Ashtoreth refers to the womb, an appropriate reference for a fertility goddess, but one which shows that it is a descriptive title of the goddess Anath—Anath of the Womb, one could call her according to Raphael Patai (PAT-THG). Anath is often also called the “maiden”, so, although a womb, she is a virgin. The Egyptians described them as the goddesses “who conceive but do not bear” because they were permanently virgins. Ashtoreth was also a goddess of war as the scriptures declare also when the Philistines offered Saul’s armour in the temple of Ashtoreth (1 Sam 31:10) presumably as a token of appreciation for her assistance in the battle.

Anath is not mentioned in the scriptures and Ashtoreth or Astarte are mentioned only nine times, but she was much more important than such a small number of citations suggests. In Judges 2:13 and 10:6, Astarte and the Ashtaroth are respectively mentioned in conjunction with Baal, as warnings to the Israelites. Solomon is similarly warned by Yehouah (1 Kgs 11:5,33) for adopting Ashtoreth and other foreign gods.

Babylon-Ishtar-1800-1750

Figure of Babylonian Goddess  Ereshkigal or her sister Ishtar dated to 1800-1750 BCE (Source: Aiwok for Public Domain). The figure was previously thought to be that of Lilith but modern scholarship suggests her to be Ishtar or Ereshkigal.

Anath does appear in the scriptures as the place names Beth Anath and Anathoth or Anatha (even today still called Anata), the birthplace of Jeremiah, amongst others. Anathoth is simply the plural of Anath, a convention among the Hebrews in naming towns. Thus Ashtaroth, the plural of Ashtoreth is also a place name. These names arose because they were the place of a shrine (a house or “beth”) for the deity, and were therefore the place where the deity’s devotees lived—the Anaths (Anathoth) or the Astartes (Ashtaroth). One of the Judges, according to the scriptures, was a “son of Anath”, taken by the fathful to be literally true, but merely disguising that he was a follower or devotee of Anath.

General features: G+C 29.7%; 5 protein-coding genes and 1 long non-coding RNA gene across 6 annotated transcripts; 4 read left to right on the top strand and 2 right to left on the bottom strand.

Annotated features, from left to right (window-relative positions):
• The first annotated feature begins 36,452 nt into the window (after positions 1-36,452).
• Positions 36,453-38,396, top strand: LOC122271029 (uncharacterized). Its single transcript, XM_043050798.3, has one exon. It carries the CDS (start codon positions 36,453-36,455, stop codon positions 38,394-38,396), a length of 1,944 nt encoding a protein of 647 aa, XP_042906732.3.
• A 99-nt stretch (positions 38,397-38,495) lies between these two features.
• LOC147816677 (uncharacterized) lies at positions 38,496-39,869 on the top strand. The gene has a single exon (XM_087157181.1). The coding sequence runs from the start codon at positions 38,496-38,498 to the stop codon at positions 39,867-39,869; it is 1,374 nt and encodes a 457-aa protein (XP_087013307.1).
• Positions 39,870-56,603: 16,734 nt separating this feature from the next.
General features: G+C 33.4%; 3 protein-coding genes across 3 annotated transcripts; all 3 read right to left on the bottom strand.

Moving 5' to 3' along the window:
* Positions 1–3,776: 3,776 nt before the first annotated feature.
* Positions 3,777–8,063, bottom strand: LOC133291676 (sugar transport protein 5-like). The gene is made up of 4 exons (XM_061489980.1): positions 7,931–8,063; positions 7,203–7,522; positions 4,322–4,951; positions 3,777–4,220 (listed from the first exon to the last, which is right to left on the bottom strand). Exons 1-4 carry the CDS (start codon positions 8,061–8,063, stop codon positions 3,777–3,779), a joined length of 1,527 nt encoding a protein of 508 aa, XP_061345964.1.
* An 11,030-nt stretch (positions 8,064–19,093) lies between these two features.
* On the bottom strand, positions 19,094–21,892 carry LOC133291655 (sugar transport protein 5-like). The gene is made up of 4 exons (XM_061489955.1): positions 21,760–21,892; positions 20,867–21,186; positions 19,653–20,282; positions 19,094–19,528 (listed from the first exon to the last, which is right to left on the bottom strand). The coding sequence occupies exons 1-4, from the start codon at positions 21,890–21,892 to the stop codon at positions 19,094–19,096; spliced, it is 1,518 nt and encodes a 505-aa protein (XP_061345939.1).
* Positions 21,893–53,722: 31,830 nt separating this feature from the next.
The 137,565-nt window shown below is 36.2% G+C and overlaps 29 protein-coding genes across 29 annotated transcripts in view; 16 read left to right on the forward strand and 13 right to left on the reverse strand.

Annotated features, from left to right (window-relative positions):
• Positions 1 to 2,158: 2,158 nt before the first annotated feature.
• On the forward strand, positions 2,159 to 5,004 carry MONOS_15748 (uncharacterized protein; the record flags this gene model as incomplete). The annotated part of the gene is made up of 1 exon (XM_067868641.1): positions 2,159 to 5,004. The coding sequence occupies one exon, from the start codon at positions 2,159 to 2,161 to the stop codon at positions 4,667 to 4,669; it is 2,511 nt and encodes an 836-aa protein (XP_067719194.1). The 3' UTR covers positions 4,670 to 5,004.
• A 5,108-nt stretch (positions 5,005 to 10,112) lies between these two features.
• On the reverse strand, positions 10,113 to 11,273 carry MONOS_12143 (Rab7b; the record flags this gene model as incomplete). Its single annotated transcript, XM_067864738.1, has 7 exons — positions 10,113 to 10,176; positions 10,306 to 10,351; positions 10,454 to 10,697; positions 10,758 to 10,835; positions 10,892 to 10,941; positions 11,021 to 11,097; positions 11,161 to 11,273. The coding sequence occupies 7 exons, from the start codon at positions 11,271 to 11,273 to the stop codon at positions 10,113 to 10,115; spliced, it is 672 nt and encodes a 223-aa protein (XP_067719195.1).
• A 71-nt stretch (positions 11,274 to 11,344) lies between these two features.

Queen of Heaven

Jeremiah tried to persuade the Israelite worshippers of the Queen of Heaven in Egypt to turn to Yehouah but they refused. Anath and Astarte were “Lady (Lady being the feminine of Lord, therefore meaning “ruler”) of Heaven” throughout the Near East, including Egypt. The people, in reply, think it is not through any neglect of Yehouah that they have had misfortune but because of their neglect of the goddess!

“As for the word that thou hast spoken unto us in the name of the Lord, we will not hearken unto thee. But we will certainly do whatsoever thing goeth forth out of our own mouth, to burn incense unto the queen of heaven, and to pour out drink offerings unto her, as we have done, we, and our fathers, our kings, and our princes, in the cities of Judah, and in the streets of Jerusalem: for then had we plenty of victuals, and were well, and saw no evil. But since we left off to burn incense to the queen of heaven, and to pour out drink offerings unto her, we have wanted all things, and have been consumed by the sword and by the famine.

And when we burned incense to the queen of heaven, and poured out drink offerings unto her, did we make her cakes to worship her, and pour out drink offerings unto her, without our men?” Jeremiah 44:16-19

Elsewhere in Jeremiah, the author adds more detail:

“Seest thou not what they do in the cities of Judah and in the streets of Jerusalem? The children gather wood, and the fathers kindle the fire, and the women knead their dough, to make cakes to the queen of heaven, and to pour out drink offerings unto other gods, that they may provoke me to anger.” Jeremiah 7:17-18

These are small windows into the genuine religion of Palestine before the Persians altered it. The author, clearly a propagandist for the Persian “returners” from “exile”, admits to the longstanding practice of the cities of Judah, and of Jerusalem itself. Their fathers—meaning in the first passage, ancestors, not just their immediate dads—their kings and princes had burnt incense to the Queen of Heaven and poured libations for her (the equal of the wine of the Eucharist). The women add that they made cakes for her (the equal of the Eucharist wafer), and insist that they did not worship the goddess only as a female indulgence but did it with their menfolk. The earlier passage in Jeremiah shows that the whole practice was communal.

Yarmukian CultureClay figurine of an ancient Mother Goddess of the Yarmukian Culture of the Neolithic era (Source: Yaels for Public Domain). Dated to 7,500 years ago, this figurine was discovered at the Sha’ar Hagolan kibbutz, situated to the south of the sea of Galilee.